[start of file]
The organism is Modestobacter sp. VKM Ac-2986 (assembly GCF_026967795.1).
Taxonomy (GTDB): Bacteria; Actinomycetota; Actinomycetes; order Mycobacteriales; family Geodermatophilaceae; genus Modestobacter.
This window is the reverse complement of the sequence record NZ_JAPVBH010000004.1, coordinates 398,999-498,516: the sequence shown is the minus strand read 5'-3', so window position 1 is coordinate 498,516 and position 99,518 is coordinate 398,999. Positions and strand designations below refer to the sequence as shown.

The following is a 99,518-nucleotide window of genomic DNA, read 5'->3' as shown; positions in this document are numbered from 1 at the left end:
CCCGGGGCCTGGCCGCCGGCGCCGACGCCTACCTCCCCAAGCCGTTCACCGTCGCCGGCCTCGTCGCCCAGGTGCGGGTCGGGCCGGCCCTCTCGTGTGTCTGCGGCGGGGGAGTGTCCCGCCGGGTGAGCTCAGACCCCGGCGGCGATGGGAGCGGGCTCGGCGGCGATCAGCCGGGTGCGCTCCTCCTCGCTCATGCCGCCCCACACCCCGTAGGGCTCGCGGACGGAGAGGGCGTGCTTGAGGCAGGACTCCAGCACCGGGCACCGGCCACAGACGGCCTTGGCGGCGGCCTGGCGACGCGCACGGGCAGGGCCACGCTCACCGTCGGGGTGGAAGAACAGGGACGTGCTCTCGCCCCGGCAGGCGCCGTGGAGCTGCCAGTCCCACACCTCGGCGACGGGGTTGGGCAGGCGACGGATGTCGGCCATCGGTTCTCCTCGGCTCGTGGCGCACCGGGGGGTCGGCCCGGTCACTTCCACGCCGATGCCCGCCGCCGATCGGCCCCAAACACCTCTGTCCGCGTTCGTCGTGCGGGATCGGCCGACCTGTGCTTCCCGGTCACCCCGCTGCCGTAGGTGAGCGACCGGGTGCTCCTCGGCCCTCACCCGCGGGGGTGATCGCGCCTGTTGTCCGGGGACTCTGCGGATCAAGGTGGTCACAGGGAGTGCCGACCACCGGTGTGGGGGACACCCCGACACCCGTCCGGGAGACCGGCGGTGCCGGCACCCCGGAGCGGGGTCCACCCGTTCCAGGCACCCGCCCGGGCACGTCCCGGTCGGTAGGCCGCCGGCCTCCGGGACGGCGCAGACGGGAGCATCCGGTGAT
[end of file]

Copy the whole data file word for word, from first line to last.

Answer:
The organism is Modestobacter sp. VKM Ac-2986 (assembly GCF_026967795.1).
Taxonomy (GTDB): Bacteria; Actinomycetota; Actinomycetes; order Mycobacteriales; family Geodermatophilaceae; genus Modestobacter.
This window is the reverse complement of the sequence record NZ_JAPVBH010000004.1, coordinates 398,999-498,516: the sequence shown is the minus strand read 5'-3', so window position 1 is coordinate 498,516 and position 99,518 is coordinate 398,999. Positions and strand designations below refer to the sequence as shown.

The following is a 99,518-nucleotide window of genomic DNA, read 5'->3' as shown; positions in this document are numbered from 1 at the left end:
CCCGGGGCCTGGCCGCCGGCGCCGACGCCTACCTCCCCAAGCCGTTCACCGTCGCCGGCCTCGTCGCCCAGGTGCGGGTCGGGCCGGCCCTCTCGTGTGTCTGCGGCGGGGGAGTGTCCCGCCGGGTGAGCTCAGACCCCGGCGGCGATGGGAGCGGGCTCGGCGGCGATCAGCCGGGTGCGCTCCTCCTCGCTCATGCCGCCCCACACCCCGTAGGGCTCGCGGACGGAGAGGGCGTGCTTGAGGCAGGACTCCAGCACCGGGCACCGGCCACAGACGGCCTTGGCGGCGGCCTGGCGACGCGCACGGGCAGGGCCACGCTCACCGTCGGGGTGGAAGAACAGGGACGTGCTCTCGCCCCGGCAGGCGCCGTGGAGCTGCCAGTCCCACACCTCGGCGACGGGGTTGGGCAGGCGACGGATGTCGGCCATCGGTTCTCCTCGGCTCGTGGCGCACCGGGGGGTCGGCCCGGTCACTTCCACGCCGATGCCCGCCGCCGATCGGCCCCAAACACCTCTGTCCGCGTTCGTCGTGCGGGATCGGCCGACCTGTGCTTCCCGGTCACCCCGCTGCCGTAGGTGAGCGACCGGGTGCTCCTCGGCCCTCACCCGCGGGGGTGATCGCGCCTGTTGTCCGGGGACTCTGCGGATCAAGGTGGTCACAGGGAGTGCCGACCACCGGTGTGGGGGACACCCCGACACCCGTCCGGGAGACCGGCGGTGCCGGCACCCCGGAGCGGGGTCCACCCGTTCCAGGCACCCGCCCGGGCACGTCCCGGTCGGTAGGCCGCCGGCCTCCGGGACGGCGCAGACGGGAGCATCCGGTGAT